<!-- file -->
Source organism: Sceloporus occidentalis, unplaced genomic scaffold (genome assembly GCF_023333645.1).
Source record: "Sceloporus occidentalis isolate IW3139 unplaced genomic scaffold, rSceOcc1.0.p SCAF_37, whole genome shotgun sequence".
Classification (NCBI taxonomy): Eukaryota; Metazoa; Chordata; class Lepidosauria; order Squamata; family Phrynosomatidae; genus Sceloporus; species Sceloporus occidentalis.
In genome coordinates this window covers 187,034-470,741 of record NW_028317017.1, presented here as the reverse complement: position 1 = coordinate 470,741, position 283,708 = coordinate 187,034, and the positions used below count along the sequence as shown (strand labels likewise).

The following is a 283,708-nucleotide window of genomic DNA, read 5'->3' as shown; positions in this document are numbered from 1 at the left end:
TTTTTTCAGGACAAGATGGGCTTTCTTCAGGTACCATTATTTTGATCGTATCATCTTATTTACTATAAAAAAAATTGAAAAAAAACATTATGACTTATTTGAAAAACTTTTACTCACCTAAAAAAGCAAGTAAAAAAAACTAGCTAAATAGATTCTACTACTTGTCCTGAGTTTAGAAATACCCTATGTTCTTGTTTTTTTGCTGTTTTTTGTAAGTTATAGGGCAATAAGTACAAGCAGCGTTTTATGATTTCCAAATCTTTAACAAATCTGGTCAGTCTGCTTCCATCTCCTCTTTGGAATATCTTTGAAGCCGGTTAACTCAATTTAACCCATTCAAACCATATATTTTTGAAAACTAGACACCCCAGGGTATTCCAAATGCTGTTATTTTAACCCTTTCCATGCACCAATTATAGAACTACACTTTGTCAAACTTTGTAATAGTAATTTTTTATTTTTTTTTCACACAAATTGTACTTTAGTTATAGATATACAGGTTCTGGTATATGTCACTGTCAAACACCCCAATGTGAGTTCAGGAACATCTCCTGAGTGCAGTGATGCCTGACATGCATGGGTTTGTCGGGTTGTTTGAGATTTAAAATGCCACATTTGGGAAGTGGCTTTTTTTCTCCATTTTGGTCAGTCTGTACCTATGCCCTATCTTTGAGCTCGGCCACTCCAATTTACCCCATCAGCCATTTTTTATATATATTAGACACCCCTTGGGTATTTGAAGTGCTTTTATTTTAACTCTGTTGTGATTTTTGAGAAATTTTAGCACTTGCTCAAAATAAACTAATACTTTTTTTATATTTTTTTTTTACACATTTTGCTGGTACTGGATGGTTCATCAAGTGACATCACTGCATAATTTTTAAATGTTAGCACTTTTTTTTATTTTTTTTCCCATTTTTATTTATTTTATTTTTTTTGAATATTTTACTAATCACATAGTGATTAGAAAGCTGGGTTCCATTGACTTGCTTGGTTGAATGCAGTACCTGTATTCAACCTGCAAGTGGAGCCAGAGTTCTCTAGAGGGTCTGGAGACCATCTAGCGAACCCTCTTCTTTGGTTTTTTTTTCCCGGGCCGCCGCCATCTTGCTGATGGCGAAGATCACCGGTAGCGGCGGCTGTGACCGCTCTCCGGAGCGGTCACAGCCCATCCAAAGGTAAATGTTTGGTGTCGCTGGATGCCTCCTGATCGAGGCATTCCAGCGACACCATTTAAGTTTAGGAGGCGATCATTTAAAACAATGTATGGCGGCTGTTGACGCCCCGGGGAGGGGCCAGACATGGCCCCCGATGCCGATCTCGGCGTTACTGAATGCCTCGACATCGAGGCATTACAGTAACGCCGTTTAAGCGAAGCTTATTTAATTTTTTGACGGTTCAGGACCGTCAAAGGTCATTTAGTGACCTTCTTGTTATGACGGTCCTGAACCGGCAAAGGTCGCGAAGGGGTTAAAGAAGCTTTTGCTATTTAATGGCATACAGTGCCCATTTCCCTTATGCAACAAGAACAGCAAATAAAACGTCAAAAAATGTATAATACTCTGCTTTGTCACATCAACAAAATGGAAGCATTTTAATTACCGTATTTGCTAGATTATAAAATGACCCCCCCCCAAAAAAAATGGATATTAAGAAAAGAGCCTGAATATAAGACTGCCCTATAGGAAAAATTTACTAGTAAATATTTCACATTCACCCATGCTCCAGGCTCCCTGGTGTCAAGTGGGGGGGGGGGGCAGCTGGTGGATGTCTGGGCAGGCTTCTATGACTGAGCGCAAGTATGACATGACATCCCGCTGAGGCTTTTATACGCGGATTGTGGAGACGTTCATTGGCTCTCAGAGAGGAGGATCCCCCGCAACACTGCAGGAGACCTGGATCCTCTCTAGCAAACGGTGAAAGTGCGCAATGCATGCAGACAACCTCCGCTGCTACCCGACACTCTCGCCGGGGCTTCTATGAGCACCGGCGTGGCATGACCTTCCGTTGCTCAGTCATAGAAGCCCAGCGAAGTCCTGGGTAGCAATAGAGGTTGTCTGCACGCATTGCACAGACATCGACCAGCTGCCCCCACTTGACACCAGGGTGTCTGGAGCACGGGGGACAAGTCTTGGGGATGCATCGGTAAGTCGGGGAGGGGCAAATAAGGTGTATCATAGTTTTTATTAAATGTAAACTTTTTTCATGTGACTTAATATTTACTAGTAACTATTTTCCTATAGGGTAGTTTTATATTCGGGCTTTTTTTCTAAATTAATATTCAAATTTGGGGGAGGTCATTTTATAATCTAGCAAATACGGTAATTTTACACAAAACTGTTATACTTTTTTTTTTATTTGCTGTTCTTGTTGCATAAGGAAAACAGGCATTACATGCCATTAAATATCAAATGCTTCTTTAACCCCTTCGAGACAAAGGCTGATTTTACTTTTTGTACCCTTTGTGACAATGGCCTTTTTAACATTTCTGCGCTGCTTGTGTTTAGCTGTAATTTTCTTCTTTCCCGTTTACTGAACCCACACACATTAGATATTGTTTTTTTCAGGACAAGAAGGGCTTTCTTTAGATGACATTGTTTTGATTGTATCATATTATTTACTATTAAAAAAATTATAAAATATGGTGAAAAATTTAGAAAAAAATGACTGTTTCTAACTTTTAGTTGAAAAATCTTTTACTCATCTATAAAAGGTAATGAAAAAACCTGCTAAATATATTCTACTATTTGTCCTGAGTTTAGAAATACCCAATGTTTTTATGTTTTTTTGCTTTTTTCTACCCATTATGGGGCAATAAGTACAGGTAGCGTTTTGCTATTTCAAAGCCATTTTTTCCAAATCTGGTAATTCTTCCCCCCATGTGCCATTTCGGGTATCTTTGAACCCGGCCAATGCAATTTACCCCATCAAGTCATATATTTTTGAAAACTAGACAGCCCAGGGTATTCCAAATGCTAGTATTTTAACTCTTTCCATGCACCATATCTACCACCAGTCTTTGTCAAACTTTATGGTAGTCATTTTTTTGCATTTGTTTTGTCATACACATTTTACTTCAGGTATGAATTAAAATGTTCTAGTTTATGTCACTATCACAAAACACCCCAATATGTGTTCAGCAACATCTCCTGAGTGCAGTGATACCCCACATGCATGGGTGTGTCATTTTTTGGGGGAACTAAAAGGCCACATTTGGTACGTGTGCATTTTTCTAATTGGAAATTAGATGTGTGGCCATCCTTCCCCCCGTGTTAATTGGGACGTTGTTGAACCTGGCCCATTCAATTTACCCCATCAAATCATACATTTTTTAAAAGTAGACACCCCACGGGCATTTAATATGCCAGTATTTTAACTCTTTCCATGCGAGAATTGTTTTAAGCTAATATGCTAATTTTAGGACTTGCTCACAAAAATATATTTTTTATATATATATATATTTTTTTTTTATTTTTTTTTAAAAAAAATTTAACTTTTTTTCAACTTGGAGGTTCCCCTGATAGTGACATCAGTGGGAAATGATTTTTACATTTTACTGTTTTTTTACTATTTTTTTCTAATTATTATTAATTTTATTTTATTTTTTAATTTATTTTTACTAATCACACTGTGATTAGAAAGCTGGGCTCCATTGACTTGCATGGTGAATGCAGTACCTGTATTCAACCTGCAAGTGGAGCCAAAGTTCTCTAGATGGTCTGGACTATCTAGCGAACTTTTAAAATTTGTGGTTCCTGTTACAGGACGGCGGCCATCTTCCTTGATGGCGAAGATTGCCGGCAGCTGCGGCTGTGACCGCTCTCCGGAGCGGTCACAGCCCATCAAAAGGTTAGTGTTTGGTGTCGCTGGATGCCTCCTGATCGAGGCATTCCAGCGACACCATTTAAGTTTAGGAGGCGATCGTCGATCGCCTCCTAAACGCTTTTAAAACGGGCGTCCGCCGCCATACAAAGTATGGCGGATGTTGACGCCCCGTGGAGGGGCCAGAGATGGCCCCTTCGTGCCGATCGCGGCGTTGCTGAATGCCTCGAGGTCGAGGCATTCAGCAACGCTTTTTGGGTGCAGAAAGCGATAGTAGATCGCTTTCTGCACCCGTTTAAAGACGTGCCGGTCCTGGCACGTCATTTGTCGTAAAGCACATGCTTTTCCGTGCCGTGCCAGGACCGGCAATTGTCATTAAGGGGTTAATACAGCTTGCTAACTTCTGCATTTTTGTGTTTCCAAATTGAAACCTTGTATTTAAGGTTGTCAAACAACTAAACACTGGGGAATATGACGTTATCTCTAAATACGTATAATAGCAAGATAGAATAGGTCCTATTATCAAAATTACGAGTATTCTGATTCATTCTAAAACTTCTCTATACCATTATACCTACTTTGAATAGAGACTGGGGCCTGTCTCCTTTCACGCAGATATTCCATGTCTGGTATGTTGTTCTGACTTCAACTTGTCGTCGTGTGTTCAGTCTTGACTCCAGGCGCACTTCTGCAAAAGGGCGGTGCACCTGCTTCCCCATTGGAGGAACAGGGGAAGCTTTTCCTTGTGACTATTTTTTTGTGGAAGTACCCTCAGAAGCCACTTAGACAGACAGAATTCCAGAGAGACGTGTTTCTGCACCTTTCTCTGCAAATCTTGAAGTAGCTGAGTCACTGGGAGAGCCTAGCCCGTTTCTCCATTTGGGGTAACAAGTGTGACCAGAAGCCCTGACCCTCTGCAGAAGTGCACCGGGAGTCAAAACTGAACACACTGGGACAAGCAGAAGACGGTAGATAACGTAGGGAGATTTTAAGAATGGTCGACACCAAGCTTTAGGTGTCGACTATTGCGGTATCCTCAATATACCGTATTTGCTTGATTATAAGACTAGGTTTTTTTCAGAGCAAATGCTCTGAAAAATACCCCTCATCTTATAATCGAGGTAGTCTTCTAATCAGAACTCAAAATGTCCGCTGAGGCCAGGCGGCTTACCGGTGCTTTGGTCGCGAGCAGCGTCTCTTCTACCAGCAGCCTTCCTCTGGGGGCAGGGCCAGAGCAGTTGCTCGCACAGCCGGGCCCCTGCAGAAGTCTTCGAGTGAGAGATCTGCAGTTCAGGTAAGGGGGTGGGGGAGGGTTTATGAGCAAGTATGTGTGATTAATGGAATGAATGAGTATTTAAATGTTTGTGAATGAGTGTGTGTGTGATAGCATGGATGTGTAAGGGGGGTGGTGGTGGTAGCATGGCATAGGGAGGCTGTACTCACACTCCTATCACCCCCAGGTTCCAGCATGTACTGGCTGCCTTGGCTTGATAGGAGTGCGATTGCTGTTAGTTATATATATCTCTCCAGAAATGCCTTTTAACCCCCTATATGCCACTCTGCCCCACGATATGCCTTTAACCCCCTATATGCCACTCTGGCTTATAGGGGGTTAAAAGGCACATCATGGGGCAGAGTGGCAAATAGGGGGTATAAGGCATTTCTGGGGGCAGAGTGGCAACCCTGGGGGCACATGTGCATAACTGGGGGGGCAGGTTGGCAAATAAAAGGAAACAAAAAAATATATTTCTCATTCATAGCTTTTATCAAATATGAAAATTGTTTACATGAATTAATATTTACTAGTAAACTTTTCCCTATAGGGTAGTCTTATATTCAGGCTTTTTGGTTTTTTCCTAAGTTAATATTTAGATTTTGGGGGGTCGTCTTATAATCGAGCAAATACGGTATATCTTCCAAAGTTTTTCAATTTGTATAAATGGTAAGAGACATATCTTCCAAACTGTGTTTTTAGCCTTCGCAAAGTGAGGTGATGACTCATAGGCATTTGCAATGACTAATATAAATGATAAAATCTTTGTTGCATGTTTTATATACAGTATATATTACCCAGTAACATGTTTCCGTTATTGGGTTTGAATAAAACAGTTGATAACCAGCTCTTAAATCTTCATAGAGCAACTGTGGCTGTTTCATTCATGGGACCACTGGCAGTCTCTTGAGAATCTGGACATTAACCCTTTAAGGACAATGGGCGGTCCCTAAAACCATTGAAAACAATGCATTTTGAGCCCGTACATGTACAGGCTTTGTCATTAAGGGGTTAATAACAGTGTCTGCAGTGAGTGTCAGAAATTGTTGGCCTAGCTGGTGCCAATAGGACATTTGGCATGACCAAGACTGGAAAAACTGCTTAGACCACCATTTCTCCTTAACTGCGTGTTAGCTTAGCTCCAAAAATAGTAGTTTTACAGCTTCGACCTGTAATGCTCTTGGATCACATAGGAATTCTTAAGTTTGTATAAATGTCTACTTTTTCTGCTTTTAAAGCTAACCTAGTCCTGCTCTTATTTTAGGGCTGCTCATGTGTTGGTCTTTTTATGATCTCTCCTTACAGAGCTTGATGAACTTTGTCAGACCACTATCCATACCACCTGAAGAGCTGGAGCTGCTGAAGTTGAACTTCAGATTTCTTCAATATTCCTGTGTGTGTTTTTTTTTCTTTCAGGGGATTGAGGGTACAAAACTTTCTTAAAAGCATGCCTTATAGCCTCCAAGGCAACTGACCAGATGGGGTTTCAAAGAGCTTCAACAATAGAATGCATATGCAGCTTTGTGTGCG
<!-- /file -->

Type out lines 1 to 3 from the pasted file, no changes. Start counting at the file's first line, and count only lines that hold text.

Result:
Source organism: Sceloporus occidentalis, unplaced genomic scaffold (genome assembly GCF_023333645.1).
Source record: "Sceloporus occidentalis isolate IW3139 unplaced genomic scaffold, rSceOcc1.0.p SCAF_37, whole genome shotgun sequence".
Classification (NCBI taxonomy): Eukaryota; Metazoa; Chordata; class Lepidosauria; order Squamata; family Phrynosomatidae; genus Sceloporus; species Sceloporus occidentalis.